Grassroots Student Groups Calmly Tackle Israeli-Palestinian Conflict

Take Less Confrontational Approach Than National Groups

Field Lessons: The Olive Tree Initiative brings students to Israel and the Palestinian areas, where they learn both sides’ narratives.
Courtesy of the Olive Tree Initiative
Field Lessons: The Olive Tree Initiative brings students to Israel and the Palestinian areas, where they learn both sides’ narratives.

By Seth Berkman

Published February 10, 2013, issue of February 08, 2013.
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Community Task Force On the Middle East
Wellesley College

“We talk less about policy and more about personal experiences.”

At Wellesley College, a student-created Community Task Force on the Middle East pushes groups with opposing agendas to meet directly and discuss differences. The Task Force, which includes students from Wellesley Friends of Israel, Hillel, the Islamic Student Association, Wellesley Arab Women, J Street and Wellesley Students of Palestine, meet each Friday afternoon for lunch with Victor Kazanjian, dean of intercultural education and religious and spiritual life, to debate issues relating to the Middle East.

Ariel Robinson, a member of the Task Force, said her involvement has helped her uncover layers of the issue that she was never exposed to before. “The point of Task Force is to get uncomfortable,” said Robinson. “We talk less about policy and more about personal experiences.”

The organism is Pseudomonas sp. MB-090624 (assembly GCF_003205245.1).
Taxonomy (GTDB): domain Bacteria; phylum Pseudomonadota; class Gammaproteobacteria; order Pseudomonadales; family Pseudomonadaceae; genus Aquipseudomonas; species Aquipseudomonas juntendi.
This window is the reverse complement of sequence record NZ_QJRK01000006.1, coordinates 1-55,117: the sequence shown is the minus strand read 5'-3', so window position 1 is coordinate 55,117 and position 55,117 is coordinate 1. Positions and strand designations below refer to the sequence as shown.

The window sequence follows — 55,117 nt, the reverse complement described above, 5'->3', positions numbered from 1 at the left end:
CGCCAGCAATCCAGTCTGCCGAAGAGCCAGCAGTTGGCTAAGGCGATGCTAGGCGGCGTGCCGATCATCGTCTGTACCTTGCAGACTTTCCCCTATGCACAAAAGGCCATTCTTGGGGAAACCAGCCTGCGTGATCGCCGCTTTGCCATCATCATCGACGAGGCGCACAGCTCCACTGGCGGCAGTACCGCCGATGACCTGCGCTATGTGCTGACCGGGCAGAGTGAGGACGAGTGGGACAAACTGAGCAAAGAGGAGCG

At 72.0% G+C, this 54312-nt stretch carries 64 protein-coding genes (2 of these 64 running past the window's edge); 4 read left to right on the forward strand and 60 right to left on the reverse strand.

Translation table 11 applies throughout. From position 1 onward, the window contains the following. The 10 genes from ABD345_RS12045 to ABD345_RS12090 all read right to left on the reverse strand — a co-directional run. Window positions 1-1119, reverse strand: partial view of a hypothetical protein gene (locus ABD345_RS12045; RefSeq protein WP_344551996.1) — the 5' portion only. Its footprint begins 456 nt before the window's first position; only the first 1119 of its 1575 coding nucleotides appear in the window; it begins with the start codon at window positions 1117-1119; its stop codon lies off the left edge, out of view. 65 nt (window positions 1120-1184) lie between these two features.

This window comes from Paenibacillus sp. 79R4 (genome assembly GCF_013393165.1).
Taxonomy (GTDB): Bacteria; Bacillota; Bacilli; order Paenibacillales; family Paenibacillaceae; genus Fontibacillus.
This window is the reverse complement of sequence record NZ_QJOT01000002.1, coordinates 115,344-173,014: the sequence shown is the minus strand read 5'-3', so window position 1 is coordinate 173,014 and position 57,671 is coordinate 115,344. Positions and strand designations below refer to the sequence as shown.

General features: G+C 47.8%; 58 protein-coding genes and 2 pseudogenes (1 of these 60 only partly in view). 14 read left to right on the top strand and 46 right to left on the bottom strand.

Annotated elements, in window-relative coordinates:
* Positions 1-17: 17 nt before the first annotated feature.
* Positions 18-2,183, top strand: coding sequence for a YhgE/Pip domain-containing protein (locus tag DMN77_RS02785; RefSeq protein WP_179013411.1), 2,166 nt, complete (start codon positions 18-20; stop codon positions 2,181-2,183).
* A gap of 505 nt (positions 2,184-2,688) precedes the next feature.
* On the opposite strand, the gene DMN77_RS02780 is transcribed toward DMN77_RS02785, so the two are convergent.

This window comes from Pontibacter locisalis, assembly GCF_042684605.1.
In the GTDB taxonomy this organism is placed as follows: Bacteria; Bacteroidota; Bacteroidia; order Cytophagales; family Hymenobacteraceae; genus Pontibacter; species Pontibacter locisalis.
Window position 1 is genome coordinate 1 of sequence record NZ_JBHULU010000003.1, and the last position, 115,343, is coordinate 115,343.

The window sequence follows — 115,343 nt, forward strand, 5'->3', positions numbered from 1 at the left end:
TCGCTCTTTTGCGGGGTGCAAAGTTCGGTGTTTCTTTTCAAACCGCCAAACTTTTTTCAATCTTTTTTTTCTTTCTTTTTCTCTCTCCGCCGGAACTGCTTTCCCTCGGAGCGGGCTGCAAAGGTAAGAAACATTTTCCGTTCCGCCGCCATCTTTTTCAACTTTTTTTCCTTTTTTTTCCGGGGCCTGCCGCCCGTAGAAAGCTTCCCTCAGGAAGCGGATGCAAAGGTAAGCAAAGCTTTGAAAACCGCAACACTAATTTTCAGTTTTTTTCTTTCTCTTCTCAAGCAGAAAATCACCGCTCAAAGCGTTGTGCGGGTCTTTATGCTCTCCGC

Hayley Malkin, another member of the group, was raised in a Conservative Jewish community and said she was never challenged to articulate her support of Israel beyond recognizing it as a Jewish homeland. Today, she said, she wrestles with her support for Jewish statehood and the unease she feels over occupation of Palestinian territories.

“I don’t know of any other group on Wellesley’s campus [that] engages regularly in the kind of honest, painful and eye-opening dialogue that is fairly standard for Task Force,” Malkin said.

Penn Dialogue Forum
University of Pennsylvania

“The mission is to serve as a safe space for students of all religions and backgrounds to discuss Israel and Palestine.”

When Elie Peltz, now a junior at the University of Pennsylvania, first arrived on campus, he felt there was no forum to discuss the Israeli-Palestinian conflict. Students who did speak up often felt threatened and disrespected.


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